When it comes to opinions on teaching their children at home, parents can be divided into two groups – those who believe that teaching is the responsibility of schools, and those who try to give their already tired children more lessons in their spare time.
Which attitude is better? We should choose the golden mean. On the one hand, it is important to remember that the key to success is to return regularly to the subject of study. (Why don’t we remember dates in history or mathematical formulas years later? Because most of us don’t use them on a daily basis, so our brain erases them from our memory.) On the other hand, conducting formalised lessons at the time allocated for rest and play is rightly met with rebellion by the child.
That’s why it is a good idea to “smuggle” English into children at home.
“Smuggle” is the key word. Introducing a rigid schedule is rarely successful. According to the child, teachers are the ladies at kindergarten or school, and parents are the people you can play with and fool around with.
A common mistake parents make in teaching at home is asking questions. The adult does not know or forgets that children usually learn languages naturally and not through grammar and translation, so they will not always be able to provide vocabulary translations at a satisfactory speed. Besides, questioning is by its nature quite aggressive, so it triggers a defensive reaction from the child, who prefers to say “I don’t know,” and have peace and quiet of mind.
So what shall we do?
- Having fun is allowed! A foreign language at this stage of education should primarily be used for playing. How can this be done? Here are some examples.
- Use the games you have at home and incorporate a foreign language into them. Agree with your child that you can get double points for an answer which is given in English.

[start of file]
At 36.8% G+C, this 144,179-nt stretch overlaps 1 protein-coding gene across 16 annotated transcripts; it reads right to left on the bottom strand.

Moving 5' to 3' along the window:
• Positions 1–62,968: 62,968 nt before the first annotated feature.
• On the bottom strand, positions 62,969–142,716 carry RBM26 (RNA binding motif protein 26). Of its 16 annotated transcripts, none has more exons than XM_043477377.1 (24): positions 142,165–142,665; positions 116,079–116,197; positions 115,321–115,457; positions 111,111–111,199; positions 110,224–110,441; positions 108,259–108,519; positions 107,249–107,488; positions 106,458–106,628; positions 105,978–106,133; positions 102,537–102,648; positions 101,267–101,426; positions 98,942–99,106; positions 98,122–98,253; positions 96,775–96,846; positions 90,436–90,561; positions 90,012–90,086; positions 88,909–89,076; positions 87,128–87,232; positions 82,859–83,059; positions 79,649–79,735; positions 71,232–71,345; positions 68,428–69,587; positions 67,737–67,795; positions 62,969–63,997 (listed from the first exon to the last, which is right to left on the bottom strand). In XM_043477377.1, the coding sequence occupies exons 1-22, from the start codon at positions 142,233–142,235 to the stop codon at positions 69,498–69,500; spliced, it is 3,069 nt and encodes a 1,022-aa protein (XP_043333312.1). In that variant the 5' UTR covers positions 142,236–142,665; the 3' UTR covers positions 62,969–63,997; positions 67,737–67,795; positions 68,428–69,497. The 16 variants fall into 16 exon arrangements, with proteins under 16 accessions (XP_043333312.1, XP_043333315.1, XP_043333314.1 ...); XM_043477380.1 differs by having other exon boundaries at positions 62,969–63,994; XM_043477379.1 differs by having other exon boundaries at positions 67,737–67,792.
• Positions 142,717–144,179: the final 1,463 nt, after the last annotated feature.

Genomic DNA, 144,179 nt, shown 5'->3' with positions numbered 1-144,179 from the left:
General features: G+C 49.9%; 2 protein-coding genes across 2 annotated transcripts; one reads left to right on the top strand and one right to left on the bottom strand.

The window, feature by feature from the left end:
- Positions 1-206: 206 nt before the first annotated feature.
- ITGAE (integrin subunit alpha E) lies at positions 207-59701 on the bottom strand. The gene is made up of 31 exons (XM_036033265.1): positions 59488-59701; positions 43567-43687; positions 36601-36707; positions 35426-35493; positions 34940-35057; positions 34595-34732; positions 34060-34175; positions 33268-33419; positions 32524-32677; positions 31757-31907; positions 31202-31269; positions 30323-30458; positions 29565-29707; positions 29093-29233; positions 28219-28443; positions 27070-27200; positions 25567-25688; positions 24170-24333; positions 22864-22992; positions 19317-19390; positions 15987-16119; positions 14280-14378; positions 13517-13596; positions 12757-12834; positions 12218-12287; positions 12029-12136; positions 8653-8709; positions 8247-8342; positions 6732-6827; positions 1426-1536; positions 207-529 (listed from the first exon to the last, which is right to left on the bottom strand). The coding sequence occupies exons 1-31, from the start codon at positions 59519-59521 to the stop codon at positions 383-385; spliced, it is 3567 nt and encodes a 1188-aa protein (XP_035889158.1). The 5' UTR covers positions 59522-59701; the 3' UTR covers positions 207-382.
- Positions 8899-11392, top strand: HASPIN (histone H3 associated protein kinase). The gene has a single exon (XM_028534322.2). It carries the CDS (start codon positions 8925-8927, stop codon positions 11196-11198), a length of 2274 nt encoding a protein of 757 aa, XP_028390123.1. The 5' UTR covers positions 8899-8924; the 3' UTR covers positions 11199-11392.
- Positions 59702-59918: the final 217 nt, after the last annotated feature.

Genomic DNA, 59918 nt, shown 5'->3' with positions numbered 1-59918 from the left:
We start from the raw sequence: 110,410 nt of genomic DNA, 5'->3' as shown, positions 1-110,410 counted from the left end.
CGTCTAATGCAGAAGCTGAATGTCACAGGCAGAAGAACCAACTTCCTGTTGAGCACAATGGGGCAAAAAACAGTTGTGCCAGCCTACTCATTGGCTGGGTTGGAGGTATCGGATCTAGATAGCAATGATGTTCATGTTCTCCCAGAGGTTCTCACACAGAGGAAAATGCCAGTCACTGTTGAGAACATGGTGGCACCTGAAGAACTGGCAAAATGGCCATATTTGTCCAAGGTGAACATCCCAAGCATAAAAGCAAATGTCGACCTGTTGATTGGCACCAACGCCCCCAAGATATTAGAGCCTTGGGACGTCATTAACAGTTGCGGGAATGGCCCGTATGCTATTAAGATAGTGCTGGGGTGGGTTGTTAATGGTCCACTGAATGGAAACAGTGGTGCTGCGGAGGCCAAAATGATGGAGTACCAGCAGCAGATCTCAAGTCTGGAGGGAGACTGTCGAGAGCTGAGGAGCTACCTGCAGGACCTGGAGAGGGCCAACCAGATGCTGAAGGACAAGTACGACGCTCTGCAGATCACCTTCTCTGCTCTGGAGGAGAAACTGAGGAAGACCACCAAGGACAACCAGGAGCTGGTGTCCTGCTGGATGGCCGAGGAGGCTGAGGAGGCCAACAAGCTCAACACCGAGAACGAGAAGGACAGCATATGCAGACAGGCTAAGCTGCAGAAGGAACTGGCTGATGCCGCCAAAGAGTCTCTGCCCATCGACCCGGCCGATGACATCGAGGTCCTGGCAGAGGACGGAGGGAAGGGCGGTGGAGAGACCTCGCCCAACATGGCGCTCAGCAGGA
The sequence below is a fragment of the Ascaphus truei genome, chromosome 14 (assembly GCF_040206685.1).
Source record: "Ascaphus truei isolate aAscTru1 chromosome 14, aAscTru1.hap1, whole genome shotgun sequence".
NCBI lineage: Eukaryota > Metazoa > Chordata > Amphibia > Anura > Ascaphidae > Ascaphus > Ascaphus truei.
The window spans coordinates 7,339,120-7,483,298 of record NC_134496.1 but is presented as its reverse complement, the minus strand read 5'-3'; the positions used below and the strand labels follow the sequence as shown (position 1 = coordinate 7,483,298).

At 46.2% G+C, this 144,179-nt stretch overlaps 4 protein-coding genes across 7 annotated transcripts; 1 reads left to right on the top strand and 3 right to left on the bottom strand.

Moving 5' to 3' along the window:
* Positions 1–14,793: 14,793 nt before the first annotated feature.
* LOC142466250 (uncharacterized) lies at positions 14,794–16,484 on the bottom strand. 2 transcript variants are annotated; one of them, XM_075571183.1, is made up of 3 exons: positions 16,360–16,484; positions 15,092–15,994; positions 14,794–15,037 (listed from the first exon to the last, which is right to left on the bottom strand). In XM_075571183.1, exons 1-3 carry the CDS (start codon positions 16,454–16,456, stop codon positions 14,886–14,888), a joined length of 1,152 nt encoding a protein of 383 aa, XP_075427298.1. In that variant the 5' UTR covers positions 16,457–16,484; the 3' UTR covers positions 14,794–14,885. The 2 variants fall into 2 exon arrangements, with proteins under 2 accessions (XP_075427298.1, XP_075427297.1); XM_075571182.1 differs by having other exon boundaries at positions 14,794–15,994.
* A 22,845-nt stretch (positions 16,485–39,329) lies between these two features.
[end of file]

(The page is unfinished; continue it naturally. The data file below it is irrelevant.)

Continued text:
- Organise a family riddle competition as a form of language review. To make the situation more serious, you can add a gadget such as a reception bell. Whoever knows the solution rings the bell and gives the answer.
- Play with the language also in everyday communication. Appreciate all attempts to use English in conversations, even those which are not entirely successful or which combine two languages. You have to start somewhere, and the most important thing at this stage of learning is the lack of a language barrier, not 100% correctness. You can reward the child with points in the form of buttons or paperclips thrown into a jar, and when the jar is full exchange it for a toy or the child’s favourite activity.
- The exchange can also be applied to time. In exchange for minutes spent working on the language (e.g. using an educational app), the child gets the same amount of time for their favourite activity. To avoid abuse from both sides, the conversion rate must be fair, so we should use a timer.
What about reading?
Reading, let alone reading in English, is often a pain in the early years of education. But there is a way around this too. If a child looks at the same words often enough and they have a clear context, he or she will eventually learn to recognise them. So, you can put English labels (at the child’s eye level!) on household appliances and toy boxes, and after a few weeks or months, take them off and ask the child if he or she remembers what they mean. Your little ones may surprise you!
The advantage of the solutions described here is the fact that the child will probably not even realise that he or she has enthusiastically agreed to additional hours of learning. More importantly, he/she will begin to associate the English language with fun, homely warmth and time spent together with the family. And the brain, seeing that English words are so often useful, will stamp them as IMPORTANT and keep them ready at all times. By the way, you too, clever Parent, will also brush up on your own knowledge. Everybody wins!
The author of this article is Sonja Górniak – a graduate of Iberian Studies at the University of Warsaw. She was a student at Cambridge University, where she gained her Proficiency Diploma. For years she specialised in in-company courses, then by chance, she started teaching children a few years ago and fell in love with it. She is currently an Edu Bears methodology consultant and has been training, supervising and inspiring teachers to practise mindfulness for several years.
You can find out more about the Teddy Eddie method here: https://edubears.com/teddy-eddie/